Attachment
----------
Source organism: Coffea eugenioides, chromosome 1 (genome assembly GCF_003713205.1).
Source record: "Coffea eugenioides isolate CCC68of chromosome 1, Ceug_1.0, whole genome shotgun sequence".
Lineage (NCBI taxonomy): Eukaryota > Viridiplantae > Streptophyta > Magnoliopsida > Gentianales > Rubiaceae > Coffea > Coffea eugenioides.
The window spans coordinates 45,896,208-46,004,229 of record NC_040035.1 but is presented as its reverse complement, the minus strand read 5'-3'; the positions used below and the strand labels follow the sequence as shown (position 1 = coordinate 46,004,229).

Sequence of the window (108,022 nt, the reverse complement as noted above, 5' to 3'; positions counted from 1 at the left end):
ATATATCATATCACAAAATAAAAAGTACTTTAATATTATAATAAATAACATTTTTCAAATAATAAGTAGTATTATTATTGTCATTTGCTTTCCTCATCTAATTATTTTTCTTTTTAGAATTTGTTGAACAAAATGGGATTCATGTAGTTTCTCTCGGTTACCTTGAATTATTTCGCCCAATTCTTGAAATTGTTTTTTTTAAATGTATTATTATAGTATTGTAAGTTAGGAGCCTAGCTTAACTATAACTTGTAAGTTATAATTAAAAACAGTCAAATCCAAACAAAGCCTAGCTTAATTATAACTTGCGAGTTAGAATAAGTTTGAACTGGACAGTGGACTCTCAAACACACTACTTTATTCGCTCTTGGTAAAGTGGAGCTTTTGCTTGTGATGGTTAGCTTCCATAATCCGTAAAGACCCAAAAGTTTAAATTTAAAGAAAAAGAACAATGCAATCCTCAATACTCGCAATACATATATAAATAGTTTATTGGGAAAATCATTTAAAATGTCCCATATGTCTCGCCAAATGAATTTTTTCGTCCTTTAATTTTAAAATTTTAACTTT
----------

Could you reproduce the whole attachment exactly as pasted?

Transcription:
Source organism: Coffea eugenioides, chromosome 1 (genome assembly GCF_003713205.1).
Source record: "Coffea eugenioides isolate CCC68of chromosome 1, Ceug_1.0, whole genome shotgun sequence".
Lineage (NCBI taxonomy): Eukaryota > Viridiplantae > Streptophyta > Magnoliopsida > Gentianales > Rubiaceae > Coffea > Coffea eugenioides.
The window spans coordinates 45,896,208-46,004,229 of record NC_040035.1 but is presented as its reverse complement, the minus strand read 5'-3'; the positions used below and the strand labels follow the sequence as shown (position 1 = coordinate 46,004,229).

Sequence of the window (108,022 nt, the reverse complement as noted above, 5' to 3'; positions counted from 1 at the left end):
ATATATCATATCACAAAATAAAAAGTACTTTAATATTATAATAAATAACATTTTTCAAATAATAAGTAGTATTATTATTGTCATTTGCTTTCCTCATCTAATTATTTTTCTTTTTAGAATTTGTTGAACAAAATGGGATTCATGTAGTTTCTCTCGGTTACCTTGAATTATTTCGCCCAATTCTTGAAATTGTTTTTTTTAAATGTATTATTATAGTATTGTAAGTTAGGAGCCTAGCTTAACTATAACTTGTAAGTTATAATTAAAAACAGTCAAATCCAAACAAAGCCTAGCTTAATTATAACTTGCGAGTTAGAATAAGTTTGAACTGGACAGTGGACTCTCAAACACACTACTTTATTCGCTCTTGGTAAAGTGGAGCTTTTGCTTGTGATGGTTAGCTTCCATAATCCGTAAAGACCCAAAAGTTTAAATTTAAAGAAAAAGAACAATGCAATCCTCAATACTCGCAATACATATATAAATAGTTTATTGGGAAAATCATTTAAAATGTCCCATATGTCTCGCCAAATGAATTTTTTCGTCCTTTAATTTTAAAATTTTAACTTT